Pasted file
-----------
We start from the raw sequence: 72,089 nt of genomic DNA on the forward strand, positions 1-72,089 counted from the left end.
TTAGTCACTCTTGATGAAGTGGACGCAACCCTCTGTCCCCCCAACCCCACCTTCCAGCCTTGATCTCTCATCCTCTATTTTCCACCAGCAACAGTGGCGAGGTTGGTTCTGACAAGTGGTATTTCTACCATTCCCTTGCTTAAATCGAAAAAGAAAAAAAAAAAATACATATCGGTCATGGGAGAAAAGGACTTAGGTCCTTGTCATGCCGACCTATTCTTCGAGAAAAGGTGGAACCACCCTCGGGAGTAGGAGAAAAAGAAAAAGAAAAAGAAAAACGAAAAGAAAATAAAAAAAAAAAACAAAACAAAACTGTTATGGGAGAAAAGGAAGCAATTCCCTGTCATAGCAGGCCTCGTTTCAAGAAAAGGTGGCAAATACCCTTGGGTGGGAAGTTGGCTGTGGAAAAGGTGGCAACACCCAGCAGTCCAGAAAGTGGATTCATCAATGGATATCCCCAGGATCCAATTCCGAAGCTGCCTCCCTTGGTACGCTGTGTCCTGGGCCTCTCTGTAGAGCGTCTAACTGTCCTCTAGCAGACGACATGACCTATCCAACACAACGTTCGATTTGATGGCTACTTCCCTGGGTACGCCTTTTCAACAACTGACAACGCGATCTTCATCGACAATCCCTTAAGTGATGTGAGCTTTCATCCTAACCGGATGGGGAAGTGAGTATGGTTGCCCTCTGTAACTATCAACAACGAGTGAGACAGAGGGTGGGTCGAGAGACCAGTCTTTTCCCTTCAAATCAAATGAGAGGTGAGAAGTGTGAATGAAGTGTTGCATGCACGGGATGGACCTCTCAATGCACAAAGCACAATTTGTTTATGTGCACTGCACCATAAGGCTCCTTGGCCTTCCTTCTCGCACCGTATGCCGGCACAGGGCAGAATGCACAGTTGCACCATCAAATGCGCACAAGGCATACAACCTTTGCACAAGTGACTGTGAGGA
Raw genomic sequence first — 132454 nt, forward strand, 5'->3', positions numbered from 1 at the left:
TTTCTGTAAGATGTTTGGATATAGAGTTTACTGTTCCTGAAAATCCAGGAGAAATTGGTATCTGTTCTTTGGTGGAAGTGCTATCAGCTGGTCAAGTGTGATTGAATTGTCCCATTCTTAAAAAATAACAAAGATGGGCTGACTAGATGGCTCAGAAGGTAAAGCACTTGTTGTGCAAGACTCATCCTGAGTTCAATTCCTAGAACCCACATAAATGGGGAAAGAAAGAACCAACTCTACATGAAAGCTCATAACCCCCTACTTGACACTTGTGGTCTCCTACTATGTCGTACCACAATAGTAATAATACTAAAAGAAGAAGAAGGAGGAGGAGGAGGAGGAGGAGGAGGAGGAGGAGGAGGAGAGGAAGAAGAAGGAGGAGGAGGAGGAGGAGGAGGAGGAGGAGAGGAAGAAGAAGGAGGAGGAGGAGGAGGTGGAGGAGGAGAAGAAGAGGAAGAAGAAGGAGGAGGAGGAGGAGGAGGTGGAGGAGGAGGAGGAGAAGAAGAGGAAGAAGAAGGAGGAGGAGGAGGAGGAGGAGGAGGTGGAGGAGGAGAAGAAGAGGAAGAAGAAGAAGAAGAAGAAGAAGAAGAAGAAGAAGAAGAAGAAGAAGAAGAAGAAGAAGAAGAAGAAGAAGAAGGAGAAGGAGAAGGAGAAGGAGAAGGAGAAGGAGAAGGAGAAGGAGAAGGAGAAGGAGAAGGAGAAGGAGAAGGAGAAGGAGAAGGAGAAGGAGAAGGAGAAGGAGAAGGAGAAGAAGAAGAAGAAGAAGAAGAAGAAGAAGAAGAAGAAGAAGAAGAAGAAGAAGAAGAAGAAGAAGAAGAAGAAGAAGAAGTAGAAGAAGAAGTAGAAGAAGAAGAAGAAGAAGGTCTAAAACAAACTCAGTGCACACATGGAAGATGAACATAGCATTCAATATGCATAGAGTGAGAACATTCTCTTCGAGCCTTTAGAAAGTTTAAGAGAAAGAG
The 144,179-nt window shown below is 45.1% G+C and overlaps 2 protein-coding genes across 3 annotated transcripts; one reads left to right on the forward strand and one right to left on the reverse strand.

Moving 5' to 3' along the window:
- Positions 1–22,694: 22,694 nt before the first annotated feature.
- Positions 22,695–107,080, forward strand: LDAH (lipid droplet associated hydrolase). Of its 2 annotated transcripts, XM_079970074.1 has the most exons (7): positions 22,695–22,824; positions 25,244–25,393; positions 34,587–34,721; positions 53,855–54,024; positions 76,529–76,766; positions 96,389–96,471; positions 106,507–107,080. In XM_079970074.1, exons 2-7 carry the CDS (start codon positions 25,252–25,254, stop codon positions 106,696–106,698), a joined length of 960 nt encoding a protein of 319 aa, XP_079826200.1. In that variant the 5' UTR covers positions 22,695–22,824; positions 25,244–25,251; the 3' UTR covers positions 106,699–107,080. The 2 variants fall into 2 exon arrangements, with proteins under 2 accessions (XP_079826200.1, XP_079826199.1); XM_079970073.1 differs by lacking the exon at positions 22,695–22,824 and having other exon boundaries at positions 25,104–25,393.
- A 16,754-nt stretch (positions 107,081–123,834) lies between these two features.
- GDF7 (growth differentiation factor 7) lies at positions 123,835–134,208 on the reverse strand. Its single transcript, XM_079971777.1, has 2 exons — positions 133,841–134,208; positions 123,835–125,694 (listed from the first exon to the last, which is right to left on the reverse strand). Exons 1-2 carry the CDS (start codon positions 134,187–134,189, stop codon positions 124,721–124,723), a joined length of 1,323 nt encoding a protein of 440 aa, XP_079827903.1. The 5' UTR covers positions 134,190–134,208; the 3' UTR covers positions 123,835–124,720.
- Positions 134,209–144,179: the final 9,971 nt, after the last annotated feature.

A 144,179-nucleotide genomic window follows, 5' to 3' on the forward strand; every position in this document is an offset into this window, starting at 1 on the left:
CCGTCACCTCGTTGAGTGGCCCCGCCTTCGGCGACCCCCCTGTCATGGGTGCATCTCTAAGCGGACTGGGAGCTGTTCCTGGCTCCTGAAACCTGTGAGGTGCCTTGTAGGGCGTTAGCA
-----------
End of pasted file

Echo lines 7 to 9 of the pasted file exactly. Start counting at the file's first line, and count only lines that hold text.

- Positions 1–22,694: 22,694 nt before the first annotated feature.
- Positions 22,695–107,080, forward strand: LDAH (lipid droplet associated hydrolase). Of its 2 annotated transcripts, XM_079970074.1 has the most exons (7): positions 22,695–22,824; positions 25,244–25,393; positions 34,587–34,721; positions 53,855–54,024; positions 76,529–76,766; positions 96,389–96,471; positions 106,507–107,080. In XM_079970074.1, exons 2-7 carry the CDS (start codon positions 25,252–25,254, stop codon positions 106,696–106,698), a joined length of 960 nt encoding a protein of 319 aa, XP_079826200.1. In that variant the 5' UTR covers positions 22,695–22,824; positions 25,244–25,251; the 3' UTR covers positions 106,699–107,080. The 2 variants fall into 2 exon arrangements, with proteins under 2 accessions (XP_079826200.1, XP_079826199.1); XM_079970073.1 differs by lacking the exon at positions 22,695–22,824 and having other exon boundaries at positions 25,104–25,393.
- A 16,754-nt stretch (positions 107,081–123,834) lies between these two features.